Being Cab Calloway
The musician behind the performer.
Nov 1, 2010, Vol. 16, No. 07 • By TED GIOIA
Shipton is a gentle biographer. A more critical observer would question why Calloway kept on rehashing a hit from 1931 for over a half-century, why this multitalented artist so rarely challenged his listeners the way, say, an Ellington or Miles Davis would do. My admiration for Calloway is constantly undermined by a sense that, for all his achievements, he never delivered on his full potential. Shipton, for his part, is an enthusiastic advocate, not just for Calloway but also for the mostly forgotten instrumentalists who worked in his orchestra over the years. Yet his analysis of the recordings tends to be astute, and is the high point of this book. All celebrity musicians should be blessed with such a sympathetic listener for a biographer.
The public proved less considerate. When America’s tastes in entertainment changed in the 1950s,
Calloway’s comeback was driven—as often was the case with him—by outside parties who made him a part of their vision. C. Blevins Davis and Robert Breen enlisted him to play “Sportin’ Life” in their 1952 production of Porgy and Bess. And who better to fill this role than Cab Calloway who had, by some accounts, been Gershwin’s role model for the character in the first place? The touring production was a huge success, and Calloway traveled with the show overseas and around the United States. He was still a formidable presence on stage, and his smooth transition to musical theater helped him secure later roles in The Pajama Game and Hello, Dolly!
Yet if Calloway is familiar to listeners today, it may be due to his appearances on Sesame Street and alongside John Belushi and Dan Aykroyd in The Blues Brothers. Some reviewers were upset at the latter role, which put Calloway in a subservient position to the wannabe musicians who enjoyed top billing. David Denby, in New York magazine, griped about the “insulting context” for a legendary performer. Yet the positive impact on Calloway’s fame and finances could hardly be overstated, and Shipton chronicles the accolades and opportunities of these final years, which found the artist featured in a Janet Jackson video, feted at the White House, and still singing with power and bravado. Calloway, in his eighties, adapted to the poor sound system at an Italian venue by singing his whole show without a microphone for five evenings in a row.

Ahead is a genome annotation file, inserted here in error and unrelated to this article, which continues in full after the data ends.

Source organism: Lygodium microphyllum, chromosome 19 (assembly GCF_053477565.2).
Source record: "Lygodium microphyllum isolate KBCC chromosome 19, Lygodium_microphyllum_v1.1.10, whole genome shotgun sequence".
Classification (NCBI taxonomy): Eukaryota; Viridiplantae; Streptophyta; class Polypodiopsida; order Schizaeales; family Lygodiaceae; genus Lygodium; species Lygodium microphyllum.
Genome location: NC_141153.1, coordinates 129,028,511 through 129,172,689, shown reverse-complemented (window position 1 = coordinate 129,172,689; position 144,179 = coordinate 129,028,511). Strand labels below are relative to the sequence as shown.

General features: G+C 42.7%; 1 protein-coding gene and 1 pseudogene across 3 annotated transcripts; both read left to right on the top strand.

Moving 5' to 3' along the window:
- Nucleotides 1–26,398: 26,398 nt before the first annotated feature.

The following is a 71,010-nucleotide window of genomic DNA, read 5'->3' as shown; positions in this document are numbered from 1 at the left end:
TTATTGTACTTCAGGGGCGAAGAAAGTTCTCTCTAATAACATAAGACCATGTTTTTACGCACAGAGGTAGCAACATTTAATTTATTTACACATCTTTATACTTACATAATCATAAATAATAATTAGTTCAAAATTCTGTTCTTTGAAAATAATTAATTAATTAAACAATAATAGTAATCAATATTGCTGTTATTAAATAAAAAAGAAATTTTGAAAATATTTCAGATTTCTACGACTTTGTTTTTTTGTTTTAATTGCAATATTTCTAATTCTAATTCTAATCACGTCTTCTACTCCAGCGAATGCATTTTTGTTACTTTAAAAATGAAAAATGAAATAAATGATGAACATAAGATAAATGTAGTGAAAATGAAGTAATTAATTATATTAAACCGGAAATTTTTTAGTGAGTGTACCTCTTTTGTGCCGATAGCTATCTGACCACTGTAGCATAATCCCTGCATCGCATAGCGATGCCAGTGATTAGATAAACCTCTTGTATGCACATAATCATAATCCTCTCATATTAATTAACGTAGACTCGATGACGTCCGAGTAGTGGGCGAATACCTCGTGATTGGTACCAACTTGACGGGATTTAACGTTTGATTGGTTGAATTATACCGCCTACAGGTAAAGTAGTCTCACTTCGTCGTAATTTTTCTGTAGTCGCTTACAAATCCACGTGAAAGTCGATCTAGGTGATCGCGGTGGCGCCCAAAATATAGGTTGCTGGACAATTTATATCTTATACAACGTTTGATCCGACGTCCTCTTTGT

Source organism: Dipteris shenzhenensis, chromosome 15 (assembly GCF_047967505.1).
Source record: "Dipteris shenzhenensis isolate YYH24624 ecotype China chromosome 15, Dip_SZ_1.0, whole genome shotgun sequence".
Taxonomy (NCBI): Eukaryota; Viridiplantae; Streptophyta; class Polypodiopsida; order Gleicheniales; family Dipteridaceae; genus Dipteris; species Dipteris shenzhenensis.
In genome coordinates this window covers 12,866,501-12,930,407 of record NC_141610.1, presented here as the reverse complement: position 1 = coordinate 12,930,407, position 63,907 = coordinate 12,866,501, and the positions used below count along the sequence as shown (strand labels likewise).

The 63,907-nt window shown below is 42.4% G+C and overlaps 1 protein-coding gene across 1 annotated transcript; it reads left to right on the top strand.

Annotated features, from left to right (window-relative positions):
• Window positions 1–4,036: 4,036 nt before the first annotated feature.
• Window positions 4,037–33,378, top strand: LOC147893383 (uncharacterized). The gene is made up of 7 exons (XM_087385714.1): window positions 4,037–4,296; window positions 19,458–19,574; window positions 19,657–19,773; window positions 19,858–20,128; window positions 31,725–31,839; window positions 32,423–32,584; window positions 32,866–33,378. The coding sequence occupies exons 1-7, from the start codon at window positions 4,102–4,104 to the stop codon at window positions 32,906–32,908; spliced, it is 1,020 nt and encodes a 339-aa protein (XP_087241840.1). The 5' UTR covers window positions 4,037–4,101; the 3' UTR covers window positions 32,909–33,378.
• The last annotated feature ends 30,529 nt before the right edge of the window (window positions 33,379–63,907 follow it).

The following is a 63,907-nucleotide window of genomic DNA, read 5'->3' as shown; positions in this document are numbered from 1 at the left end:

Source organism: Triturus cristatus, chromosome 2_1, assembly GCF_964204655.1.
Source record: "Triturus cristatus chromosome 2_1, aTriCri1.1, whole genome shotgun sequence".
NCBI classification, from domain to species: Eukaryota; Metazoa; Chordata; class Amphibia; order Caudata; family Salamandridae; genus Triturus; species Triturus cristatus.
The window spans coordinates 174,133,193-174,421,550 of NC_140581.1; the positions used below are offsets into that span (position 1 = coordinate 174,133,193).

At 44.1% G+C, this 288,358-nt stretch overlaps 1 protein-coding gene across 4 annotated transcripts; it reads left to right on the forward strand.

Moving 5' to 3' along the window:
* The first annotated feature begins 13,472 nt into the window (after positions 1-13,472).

Readers seeking tawdry details and celebrity gossip won’t find much here. Some marital indiscretions are hinted at, and Calloway’s penchant for betting on the horses is repeatedly mentioned; but these are trivialities in a book that focuses on the public performer rather than the private citizen. And—surprise!—Calloway may have recorded “Reefer Man,” but he forbade drug or marijuana use among his musicians. You get the impression that the figure on stage was much more interesting than the man behind the scenes.
Indeed, the best thing about Shipton’s emphasis on the music is that it will prod readers into tracking down the recordings and, even better, the surviving film clips. I would advise doing just that in conjunction with reading Hi-De-Ho. Cab Calloway died more than a decade before the rise of YouTube, but it may be his greatest contemporary advocate, making it easier than ever before to see what the fuss was all about. If you only know him from, say, The Blues Brothers, you are in for a very pleasant surprise.
Ted Gioia is the author, most recently, of The Birth (and Death) of the Cool.
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